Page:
Thursday, May 10, 2012

Goddess without a face, God without a name

"What is another name to one such as I?" -Patricia Keneally Morrison from The Deer's Cry


Humankind is finite. We also like categories and groupings; it's simply how our brains work. No matter what culture we come from, we order the world within our minds to make some sort of sense. That all being said, it's no surprise that we do the same with our deities. We mentally take something huge and unwieldy and chop it up into more easily dealt with pieces.  We describe it as best we can, assigning it place marker names, so that we can communicate with it, with ourselves and with others.

Humans are marvelously and endlessly creative.  Give us half a chance and we'll trun the most boring thing imaginable into something poetically amazing, and the other way round.  We can be bored and uninterested by those things which are the most miraculous.  It's just one of our strange little quirks, as a group.  Of course, there have always been people who can see meaning in emptiness or beauty in what the rest of see as ugliness.  They are the exception, rather than the rule. That creativity is where the faces of the Gods come from.  It's a reflection of ourselves of our humanity to see a being that resembles us.  We see what we want and need to see.

I don't worship any Goddess that can be named, and yet, I can't deny those faces exist.  It's like looking at a faceted gem, very close.  All we can see is a small slice.  Praying to Brighid or Innana or Kali is merely a tool to focus my intent; when it comes down to it though, those costumes of the Goddess aren't real.  Maybe this is why when I try to depict a Goddess  in a visual way, I only include the barest suggestion of a face.

I've only accepted the God, the Divine Masculine, into my life and worship, but I find that I cannot give him a name or face, as well.  It doesn't mean that I don't acknowledge his presence; I find him in many unusual places.  Yesterday, it was a pair of bucks running along the creek bed as I waited for my son at school.  They arrived, with a crash of hooves against stone and the rustling of the ivy.  They moved with incredible speed, and for one second, the bigger of the pair, turned and looked at me before disappearing.  I see the Masculine Divine in oak trees and hawks on the wind.  I see him in mountains and hear him in the roar of the Oceans waves.  I see him in the artifacts of hunting and often in crafts.  I hear him most clearly in the translation a professor gave for the Hebrew name of the Jewish god: YHWH, "I am what I am". I see the reborn god-child in my sons, and I feel him when my husband holds me to calm my fears. I have a much harder time praying to a name with him than I do with the Goddess, and I'm certain that says more about me than about his nature.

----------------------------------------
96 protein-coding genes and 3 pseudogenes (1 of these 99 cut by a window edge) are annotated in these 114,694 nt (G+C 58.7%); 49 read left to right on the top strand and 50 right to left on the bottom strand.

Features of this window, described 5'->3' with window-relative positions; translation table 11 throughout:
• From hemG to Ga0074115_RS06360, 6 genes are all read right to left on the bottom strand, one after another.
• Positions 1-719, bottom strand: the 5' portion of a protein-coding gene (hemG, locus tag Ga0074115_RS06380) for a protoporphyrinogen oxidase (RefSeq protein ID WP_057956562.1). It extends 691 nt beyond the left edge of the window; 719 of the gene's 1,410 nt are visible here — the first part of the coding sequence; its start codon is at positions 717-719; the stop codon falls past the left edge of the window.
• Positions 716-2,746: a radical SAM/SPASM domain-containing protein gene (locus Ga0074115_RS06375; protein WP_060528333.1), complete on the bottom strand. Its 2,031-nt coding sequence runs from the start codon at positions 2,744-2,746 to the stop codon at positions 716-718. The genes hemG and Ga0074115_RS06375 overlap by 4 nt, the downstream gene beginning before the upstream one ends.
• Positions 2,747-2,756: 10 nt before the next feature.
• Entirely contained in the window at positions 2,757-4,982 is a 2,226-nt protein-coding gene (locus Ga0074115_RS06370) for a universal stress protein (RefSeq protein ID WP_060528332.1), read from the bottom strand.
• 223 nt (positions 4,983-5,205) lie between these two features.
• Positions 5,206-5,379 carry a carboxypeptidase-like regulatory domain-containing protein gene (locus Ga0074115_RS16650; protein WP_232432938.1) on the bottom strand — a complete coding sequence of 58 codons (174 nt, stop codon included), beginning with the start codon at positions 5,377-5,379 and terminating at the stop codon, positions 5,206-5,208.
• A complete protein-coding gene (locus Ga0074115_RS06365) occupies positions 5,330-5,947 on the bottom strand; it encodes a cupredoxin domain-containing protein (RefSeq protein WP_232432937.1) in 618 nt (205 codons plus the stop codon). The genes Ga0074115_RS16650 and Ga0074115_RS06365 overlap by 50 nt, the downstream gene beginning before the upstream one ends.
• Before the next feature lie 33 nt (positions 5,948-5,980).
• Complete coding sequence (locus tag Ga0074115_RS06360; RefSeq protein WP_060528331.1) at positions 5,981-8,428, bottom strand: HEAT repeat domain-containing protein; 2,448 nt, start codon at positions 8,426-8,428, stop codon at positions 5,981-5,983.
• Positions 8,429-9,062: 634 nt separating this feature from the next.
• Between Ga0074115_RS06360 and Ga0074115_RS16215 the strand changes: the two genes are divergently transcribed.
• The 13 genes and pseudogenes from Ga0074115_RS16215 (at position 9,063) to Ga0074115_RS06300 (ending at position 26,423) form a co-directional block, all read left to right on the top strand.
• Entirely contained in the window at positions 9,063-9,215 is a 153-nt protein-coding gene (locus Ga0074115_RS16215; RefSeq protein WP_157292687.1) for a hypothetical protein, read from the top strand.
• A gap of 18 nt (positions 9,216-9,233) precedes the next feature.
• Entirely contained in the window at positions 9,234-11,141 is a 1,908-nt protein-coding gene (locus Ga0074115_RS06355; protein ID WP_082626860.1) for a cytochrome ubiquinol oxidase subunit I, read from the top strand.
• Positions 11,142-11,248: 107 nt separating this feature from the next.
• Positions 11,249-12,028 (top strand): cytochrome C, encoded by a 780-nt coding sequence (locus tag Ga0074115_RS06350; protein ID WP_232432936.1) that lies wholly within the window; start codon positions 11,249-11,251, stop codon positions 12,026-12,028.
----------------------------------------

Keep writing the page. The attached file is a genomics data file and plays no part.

In the end, I think even separating Gods from Goddesses is probably another way of attempting to understand.  In nature, in the Universe, all things coexist and strive for balance and their own role.  Why would deities be any different?  If we learn to accept that what we see when we see our gods is not universal, maybe we could learn to accept each other just a bit better.



2 comments:

  1. I completely agree. I do not see God or Goddess as human-like. The title "great mystery" or "great spirit" is closer to how I perceive God. Sometimes I feel that it is presumptuous of us to even assume we know this spirit in such a way that we can name or attach gender to it.

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    Replies
    1. Thanks, Aine. I sincerely doubt that It, or They care what we call them, as long as we call to them with an open heart and a willingness to listen (it's amazing how many people simply ignore the answers they receive because they don't like them).

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